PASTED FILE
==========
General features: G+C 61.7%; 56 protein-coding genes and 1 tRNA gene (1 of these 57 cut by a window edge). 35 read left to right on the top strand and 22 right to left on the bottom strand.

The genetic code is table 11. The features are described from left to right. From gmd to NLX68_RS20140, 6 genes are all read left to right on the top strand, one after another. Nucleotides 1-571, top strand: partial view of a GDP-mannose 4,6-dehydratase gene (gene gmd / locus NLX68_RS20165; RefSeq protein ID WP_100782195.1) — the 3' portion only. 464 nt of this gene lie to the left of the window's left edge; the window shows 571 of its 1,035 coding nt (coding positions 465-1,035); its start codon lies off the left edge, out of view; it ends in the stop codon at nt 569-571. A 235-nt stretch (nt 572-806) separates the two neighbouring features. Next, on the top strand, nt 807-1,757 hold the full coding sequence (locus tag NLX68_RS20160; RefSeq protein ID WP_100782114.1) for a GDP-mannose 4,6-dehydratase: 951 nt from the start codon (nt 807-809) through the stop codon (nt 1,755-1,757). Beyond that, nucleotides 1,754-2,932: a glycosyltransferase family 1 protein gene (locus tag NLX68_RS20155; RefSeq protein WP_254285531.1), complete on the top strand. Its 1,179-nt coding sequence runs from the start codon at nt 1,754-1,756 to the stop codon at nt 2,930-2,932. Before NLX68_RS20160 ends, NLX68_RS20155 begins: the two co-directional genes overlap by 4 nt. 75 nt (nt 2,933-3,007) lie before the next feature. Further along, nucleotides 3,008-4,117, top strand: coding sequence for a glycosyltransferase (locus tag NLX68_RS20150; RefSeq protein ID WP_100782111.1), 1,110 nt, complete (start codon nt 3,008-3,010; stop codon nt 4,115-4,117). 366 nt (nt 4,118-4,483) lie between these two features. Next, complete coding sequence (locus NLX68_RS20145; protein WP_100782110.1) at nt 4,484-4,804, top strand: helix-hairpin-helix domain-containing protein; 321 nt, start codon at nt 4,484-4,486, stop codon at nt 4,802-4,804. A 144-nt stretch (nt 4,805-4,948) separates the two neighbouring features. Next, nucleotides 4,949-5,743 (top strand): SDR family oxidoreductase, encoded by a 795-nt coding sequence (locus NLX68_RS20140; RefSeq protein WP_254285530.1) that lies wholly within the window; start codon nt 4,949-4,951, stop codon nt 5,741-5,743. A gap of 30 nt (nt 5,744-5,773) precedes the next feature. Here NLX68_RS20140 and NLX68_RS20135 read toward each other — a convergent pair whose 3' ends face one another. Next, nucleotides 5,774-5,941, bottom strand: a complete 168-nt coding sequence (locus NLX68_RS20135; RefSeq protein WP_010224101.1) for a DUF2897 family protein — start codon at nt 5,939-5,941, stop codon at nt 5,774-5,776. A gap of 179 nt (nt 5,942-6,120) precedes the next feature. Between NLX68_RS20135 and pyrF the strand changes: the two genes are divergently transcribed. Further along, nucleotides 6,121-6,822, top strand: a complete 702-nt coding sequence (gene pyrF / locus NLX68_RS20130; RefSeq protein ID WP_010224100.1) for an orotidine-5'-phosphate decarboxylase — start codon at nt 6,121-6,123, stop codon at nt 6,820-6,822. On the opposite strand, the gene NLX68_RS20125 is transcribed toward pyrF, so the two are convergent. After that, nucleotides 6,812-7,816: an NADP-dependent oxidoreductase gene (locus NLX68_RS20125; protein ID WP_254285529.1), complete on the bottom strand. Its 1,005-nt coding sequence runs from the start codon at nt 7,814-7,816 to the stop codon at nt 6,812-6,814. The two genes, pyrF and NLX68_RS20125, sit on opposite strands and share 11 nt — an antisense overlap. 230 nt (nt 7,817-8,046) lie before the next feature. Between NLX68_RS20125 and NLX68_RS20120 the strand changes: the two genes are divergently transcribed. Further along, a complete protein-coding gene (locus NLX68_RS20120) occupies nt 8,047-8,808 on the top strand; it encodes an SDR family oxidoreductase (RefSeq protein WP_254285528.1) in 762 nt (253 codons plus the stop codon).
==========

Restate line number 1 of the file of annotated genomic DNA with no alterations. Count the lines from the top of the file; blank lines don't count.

General features: G+C 61.7%; 56 protein-coding genes and 1 tRNA gene (1 of these 57 cut by a window edge). 35 read left to right on the top strand and 22 right to left on the bottom strand.